CHARLOTTE, N.C. — Monday is International Holocaust Remembrance Day, marking 75 years since the liberation of the Auschwitz death camp. A Charlotte survivor, Irving Bienstock, is getting ready for a trip to Israel to meet soldiers in the Israel Defense Forces.
It’s something he says he never thought he’d live to see growing up as a young boy during Hitler’s rise to power. But Bienstock is worried about what he’s seeing happening now, scared history could repeat itself.
Talking about his life is crucial to Irving Bienstock, especially the most difficult parts.
“As many people as I can get to talk to about what happened,” he said.
Bienstock grew up in Nazi Germany and survived the Holocaust. As a 6-year-old boy, he watched everything change, his father and uncles were afraid to leave the house, the friends he always played with beat him up and spat on him.
“I couldn’t go out to any place,” Bienstock remembered. “If they saw me, they’d chase me.”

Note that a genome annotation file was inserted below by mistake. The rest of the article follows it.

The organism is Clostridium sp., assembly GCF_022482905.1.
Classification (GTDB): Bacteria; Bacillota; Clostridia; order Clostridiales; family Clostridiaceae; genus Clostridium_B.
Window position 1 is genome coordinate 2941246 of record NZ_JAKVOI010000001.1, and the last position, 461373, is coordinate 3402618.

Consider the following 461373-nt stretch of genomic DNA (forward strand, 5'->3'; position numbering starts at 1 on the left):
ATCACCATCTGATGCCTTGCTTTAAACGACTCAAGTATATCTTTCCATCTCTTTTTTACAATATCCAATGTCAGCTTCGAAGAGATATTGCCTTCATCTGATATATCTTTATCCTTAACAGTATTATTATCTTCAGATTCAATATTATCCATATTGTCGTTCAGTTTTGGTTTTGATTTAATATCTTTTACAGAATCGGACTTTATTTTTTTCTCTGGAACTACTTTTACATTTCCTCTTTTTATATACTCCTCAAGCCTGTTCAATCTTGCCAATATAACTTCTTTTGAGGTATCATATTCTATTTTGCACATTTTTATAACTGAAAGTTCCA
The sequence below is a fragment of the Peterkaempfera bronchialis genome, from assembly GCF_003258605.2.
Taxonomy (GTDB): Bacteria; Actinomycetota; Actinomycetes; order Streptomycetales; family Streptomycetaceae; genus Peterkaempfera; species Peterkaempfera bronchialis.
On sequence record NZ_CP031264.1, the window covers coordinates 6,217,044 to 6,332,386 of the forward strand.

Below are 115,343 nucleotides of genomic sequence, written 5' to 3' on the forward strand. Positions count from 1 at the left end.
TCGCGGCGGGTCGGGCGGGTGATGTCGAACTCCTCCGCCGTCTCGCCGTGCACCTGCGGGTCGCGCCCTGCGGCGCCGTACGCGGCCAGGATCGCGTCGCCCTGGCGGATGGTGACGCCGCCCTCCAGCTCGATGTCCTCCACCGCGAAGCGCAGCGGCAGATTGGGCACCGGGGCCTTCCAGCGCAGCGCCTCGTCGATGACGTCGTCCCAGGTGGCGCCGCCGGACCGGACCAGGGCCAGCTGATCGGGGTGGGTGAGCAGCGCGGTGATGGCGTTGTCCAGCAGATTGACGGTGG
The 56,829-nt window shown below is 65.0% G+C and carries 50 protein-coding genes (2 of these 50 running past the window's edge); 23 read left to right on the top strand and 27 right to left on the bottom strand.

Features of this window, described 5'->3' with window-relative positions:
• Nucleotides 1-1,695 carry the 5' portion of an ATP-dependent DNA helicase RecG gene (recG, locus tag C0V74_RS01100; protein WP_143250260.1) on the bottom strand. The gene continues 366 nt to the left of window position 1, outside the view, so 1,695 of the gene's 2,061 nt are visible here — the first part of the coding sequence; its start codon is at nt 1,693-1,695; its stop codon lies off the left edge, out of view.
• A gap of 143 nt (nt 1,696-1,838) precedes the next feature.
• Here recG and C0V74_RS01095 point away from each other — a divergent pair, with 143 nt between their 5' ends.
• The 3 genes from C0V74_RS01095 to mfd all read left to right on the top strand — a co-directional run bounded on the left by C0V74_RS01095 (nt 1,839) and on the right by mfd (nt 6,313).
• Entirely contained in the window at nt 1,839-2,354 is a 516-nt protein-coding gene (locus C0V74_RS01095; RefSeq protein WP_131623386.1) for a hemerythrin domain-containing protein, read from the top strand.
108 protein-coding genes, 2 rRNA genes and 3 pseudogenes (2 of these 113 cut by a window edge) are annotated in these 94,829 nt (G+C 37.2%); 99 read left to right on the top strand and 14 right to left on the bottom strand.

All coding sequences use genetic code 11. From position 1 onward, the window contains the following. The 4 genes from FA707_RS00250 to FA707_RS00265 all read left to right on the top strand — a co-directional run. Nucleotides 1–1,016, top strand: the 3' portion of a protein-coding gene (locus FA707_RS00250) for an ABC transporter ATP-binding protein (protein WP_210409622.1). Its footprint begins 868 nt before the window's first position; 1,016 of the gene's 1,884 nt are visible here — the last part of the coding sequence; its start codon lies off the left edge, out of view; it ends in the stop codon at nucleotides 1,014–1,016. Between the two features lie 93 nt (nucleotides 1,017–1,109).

He said he was fortunate to avoid being put in a death camp, but he lived in fear, separated from his family for long periods of time while six million other Jewish people were killed.
Decades later, Bienstock said that fear is back.
“As a survivor, I’m scared to death of what’s happening,” he said, pointing out the recent shootings in synagogues.
According to the Anti-Defamation League, Anti-Semitism is on the rise in the United States, 11 people killed in a Pittsburgh synagogue in 2018. Bienstock growing concerned the worst part of history will repeat itself.
“I hope people don’t believe that it can’t happen here,” he said. “I think it can.”
So he talks about it — to anyone who will listen. He speaks at schools and works with the Jewish Family Services of Greater Charlotte to tell his story at different events.
Bienstock will take a trip to Israel next month to visit with soldiers on an active base, something he’s always wanted to do. The friends of the IDF gave him a medal of honor for his activism while he was speaking to WCNC Charlotte, telling him he is a hero and inspiration to the soldiers he will meet.
“You have to understand what we went through in Germany, to go to the homeland and see police and soldiers, it’s wonderful,” Bienstock says, getting emotional.
It’s a day he never thought he’d see 75 years ago.